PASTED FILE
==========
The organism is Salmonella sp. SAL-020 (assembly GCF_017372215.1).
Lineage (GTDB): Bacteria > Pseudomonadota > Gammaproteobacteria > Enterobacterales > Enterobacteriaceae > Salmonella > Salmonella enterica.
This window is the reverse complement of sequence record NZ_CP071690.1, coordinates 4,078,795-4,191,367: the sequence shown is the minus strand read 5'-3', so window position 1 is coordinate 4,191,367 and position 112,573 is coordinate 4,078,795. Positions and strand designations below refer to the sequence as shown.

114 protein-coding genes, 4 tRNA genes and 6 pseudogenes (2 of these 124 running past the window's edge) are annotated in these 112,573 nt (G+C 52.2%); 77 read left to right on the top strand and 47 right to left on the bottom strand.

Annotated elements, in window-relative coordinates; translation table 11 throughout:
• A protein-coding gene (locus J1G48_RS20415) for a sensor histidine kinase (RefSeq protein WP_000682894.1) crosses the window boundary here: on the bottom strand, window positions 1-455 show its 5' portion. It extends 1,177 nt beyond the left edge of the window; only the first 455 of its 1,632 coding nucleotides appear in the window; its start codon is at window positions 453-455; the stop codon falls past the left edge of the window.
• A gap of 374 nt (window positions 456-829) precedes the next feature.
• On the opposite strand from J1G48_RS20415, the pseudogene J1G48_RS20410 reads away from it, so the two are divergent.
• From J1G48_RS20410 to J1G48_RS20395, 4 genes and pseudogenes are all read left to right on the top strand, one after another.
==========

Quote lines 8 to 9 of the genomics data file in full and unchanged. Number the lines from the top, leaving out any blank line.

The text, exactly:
• On the opposite strand from J1G48_RS20415, the pseudogene J1G48_RS20410 reads away from it, so the two are divergent.
• From J1G48_RS20410 to J1G48_RS20395, 4 genes and pseudogenes are all read left to right on the top strand, one after another.